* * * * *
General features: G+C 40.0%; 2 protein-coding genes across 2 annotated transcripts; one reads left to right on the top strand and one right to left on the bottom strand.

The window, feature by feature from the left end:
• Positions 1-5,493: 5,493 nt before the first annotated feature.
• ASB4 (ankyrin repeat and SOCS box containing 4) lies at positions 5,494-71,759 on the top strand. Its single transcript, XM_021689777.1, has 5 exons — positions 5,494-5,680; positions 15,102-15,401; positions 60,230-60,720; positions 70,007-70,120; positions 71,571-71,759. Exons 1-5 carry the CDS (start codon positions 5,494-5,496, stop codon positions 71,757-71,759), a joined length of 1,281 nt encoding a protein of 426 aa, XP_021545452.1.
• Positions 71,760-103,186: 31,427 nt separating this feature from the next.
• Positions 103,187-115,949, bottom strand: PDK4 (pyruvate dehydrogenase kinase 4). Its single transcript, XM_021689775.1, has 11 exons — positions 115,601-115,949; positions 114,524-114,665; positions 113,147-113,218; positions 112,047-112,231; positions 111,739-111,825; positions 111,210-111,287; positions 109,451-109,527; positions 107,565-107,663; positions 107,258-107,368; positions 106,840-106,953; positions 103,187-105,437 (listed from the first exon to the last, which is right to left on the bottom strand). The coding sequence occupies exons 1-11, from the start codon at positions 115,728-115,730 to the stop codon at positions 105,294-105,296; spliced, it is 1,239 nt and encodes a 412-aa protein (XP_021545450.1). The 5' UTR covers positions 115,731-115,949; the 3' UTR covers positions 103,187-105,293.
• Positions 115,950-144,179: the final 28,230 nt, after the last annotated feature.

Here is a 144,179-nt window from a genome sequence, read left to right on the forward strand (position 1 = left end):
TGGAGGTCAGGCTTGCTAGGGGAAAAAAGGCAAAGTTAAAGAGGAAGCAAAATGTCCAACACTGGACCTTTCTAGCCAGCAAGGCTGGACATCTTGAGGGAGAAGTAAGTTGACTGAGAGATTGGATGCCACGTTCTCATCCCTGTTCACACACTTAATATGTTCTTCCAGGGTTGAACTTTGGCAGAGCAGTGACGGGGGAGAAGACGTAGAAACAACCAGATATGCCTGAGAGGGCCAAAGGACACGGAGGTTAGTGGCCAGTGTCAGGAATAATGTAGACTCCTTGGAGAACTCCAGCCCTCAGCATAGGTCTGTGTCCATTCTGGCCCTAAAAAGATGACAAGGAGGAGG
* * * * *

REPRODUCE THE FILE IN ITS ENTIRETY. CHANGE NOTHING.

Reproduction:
General features: G+C 40.0%; 2 protein-coding genes across 2 annotated transcripts; one reads left to right on the top strand and one right to left on the bottom strand.

The window, feature by feature from the left end:
• Positions 1-5,493: 5,493 nt before the first annotated feature.
• ASB4 (ankyrin repeat and SOCS box containing 4) lies at positions 5,494-71,759 on the top strand. Its single transcript, XM_021689777.1, has 5 exons — positions 5,494-5,680; positions 15,102-15,401; positions 60,230-60,720; positions 70,007-70,120; positions 71,571-71,759. Exons 1-5 carry the CDS (start codon positions 5,494-5,496, stop codon positions 71,757-71,759), a joined length of 1,281 nt encoding a protein of 426 aa, XP_021545452.1.
• Positions 71,760-103,186: 31,427 nt separating this feature from the next.
• Positions 103,187-115,949, bottom strand: PDK4 (pyruvate dehydrogenase kinase 4). Its single transcript, XM_021689775.1, has 11 exons — positions 115,601-115,949; positions 114,524-114,665; positions 113,147-113,218; positions 112,047-112,231; positions 111,739-111,825; positions 111,210-111,287; positions 109,451-109,527; positions 107,565-107,663; positions 107,258-107,368; positions 106,840-106,953; positions 103,187-105,437 (listed from the first exon to the last, which is right to left on the bottom strand). The coding sequence occupies exons 1-11, from the start codon at positions 115,728-115,730 to the stop codon at positions 105,294-105,296; spliced, it is 1,239 nt and encodes a 412-aa protein (XP_021545450.1). The 5' UTR covers positions 115,731-115,949; the 3' UTR covers positions 103,187-105,293.
• Positions 115,950-144,179: the final 28,230 nt, after the last annotated feature.

Here is a 144,179-nt window from a genome sequence, read left to right on the forward strand (position 1 = left end):
TGGAGGTCAGGCTTGCTAGGGGAAAAAAGGCAAAGTTAAAGAGGAAGCAAAATGTCCAACACTGGACCTTTCTAGCCAGCAAGGCTGGACATCTTGAGGGAGAAGTAAGTTGACTGAGAGATTGGATGCCACGTTCTCATCCCTGTTCACACACTTAATATGTTCTTCCAGGGTTGAACTTTGGCAGAGCAGTGACGGGGGAGAAGACGTAGAAACAACCAGATATGCCTGAGAGGGCCAAAGGACACGGAGGTTAGTGGCCAGTGTCAGGAATAATGTAGACTCCTTGGAGAACTCCAGCCCTCAGCATAGGTCTGTGTCCATTCTGGCCCTAAAAAGATGACAAGGAGGAGG